Let $k$ be a field, $n\in\mathbb{N}$ and $f:k^n\times k^n\to k$ a non-degenerate symmetric bilinear form. Let $$O_n(k,f):=\{ g\in GL_n(k) \mid \forall x,y\in k^n : f(x,y)=f(g.x,g.y) \}$$ and $$SO_n(k,f):=O_n^+(k,f):=O_n(k,f) \cap SL_n(k)$$ be the associated (special) orthogonal group, i.e. linear transformations which preserve the form (with determinant 1). According to a paper by María J. Wonenburger ("The automorphisms of the group of rotations and its projective group corresponding to quadratic forms of any index", Canad. J. Math. 15 (1963), 302–303), building upon the works of Dieudonné and Rickart, the following is true:

Theorem: Suppose $\operatorname{char} k\neq 2$ and $n\geq 5$. Then for every $\phi\in \operatorname{Aut}(SO_n(k,f))$ there exists a homomorphism $\chi:SO_n(k,f)\to \{\pm I_n\}$ and a semi-similitude $T$ of $f$ such that $$\phi(g)=\chi(g)\ TgT^{-1}.$$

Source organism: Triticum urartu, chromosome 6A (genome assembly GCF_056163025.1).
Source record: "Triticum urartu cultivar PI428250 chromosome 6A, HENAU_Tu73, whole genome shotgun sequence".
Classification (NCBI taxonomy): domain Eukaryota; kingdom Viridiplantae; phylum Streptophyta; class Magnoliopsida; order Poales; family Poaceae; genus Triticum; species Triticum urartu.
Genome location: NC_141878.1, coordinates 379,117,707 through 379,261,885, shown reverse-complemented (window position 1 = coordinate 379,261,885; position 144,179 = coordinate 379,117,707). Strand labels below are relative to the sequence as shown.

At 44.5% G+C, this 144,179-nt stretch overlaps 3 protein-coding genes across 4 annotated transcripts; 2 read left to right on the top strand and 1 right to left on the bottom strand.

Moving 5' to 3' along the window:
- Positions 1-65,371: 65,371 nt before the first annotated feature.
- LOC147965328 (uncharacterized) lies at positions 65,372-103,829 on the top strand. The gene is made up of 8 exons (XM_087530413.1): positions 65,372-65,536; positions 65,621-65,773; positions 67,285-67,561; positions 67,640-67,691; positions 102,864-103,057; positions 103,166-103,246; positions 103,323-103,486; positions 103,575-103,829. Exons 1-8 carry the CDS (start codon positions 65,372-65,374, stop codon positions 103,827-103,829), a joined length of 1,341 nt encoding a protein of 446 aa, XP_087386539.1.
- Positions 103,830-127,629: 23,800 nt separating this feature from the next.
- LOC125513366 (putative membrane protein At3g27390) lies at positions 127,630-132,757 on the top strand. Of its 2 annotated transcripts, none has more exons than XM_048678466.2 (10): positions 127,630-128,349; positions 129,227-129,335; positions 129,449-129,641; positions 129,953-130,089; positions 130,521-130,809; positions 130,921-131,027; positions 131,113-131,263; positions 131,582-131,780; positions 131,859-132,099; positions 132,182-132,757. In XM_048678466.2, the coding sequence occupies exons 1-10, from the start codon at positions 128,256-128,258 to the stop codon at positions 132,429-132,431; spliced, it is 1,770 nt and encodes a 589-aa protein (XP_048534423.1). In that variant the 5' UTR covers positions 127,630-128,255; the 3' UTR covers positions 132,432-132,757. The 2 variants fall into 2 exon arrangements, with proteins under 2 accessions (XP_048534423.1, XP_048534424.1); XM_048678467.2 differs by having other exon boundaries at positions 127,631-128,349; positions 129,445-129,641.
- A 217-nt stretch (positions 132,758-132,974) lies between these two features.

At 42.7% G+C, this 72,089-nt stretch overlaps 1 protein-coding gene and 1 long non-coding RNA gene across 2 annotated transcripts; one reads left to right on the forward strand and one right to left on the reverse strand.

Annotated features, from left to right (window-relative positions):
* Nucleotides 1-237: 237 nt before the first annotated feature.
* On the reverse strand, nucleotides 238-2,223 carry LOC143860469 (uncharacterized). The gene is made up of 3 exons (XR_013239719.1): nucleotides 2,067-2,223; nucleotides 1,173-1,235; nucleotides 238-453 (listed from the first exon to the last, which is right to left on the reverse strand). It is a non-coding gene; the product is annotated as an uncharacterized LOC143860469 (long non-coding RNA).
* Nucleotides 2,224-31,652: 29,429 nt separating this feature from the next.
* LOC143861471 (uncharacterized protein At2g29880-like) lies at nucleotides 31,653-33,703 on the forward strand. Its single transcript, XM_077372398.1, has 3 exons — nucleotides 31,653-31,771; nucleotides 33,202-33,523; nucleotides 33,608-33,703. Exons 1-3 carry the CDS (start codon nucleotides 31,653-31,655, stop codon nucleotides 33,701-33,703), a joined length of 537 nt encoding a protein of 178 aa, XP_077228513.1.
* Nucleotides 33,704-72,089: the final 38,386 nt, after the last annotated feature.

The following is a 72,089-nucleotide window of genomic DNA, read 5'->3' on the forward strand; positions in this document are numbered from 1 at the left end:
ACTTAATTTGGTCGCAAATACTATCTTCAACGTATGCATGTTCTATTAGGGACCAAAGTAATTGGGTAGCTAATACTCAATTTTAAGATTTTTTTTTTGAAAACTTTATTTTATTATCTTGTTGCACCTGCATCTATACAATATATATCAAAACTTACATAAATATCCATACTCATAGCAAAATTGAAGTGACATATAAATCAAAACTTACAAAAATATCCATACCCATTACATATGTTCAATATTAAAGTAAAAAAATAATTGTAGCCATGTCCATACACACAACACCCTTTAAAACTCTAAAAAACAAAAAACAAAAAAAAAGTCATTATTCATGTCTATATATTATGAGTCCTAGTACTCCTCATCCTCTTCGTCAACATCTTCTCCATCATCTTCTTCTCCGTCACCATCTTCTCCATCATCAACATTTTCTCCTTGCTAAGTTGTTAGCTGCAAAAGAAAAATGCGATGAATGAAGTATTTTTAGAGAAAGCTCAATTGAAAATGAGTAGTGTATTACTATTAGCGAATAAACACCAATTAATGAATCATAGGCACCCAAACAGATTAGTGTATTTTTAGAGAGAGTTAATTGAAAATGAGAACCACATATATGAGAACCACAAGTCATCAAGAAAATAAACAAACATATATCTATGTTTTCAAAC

Here, $I_n$ is the identity matrix, and a semi-similitude of $k^n$ is a permutation of $K^n$ for which there are $\sigma\in \operatorname{Aut}(k)$ and $\lambda \in k\setminus\{0\}$ such that for all $x,y\in k^n$ one has $$f(Tx,Ty) = \lambda\ f(x,y)^\sigma.$$

If we call automorphisms that can be written as in the theorem ``standard'', then the theorem shows that for $n\geq 5$, all automorphisms are standard automorphisms.

Question: What is known when $n=3$ and $n=4$? Are there any ``non-standard'' automorphisms? If yes, when do they exist and what do they look like?

Both (counter)examples as well as partial affirmative answers (e.g. with restrictions on the Witt index or on the the field) are of interest.

EDIT: removed nonsensical statement about algebraic groups and types

UPDATE: I just discovered a paper by Li Zunxian, "Quaternion algebra and automorphisms of $\rm PO^+_4(V),\;\rm PO'_4(V)$ and $\rm P\Omega_4(V)$" (direct link), which seems to construct ``exceptional'' automorphisms of some projective orthogonal groups for $n=4$. I have not yet had time to study it in detail or figure out if this lifts to the non-projective case.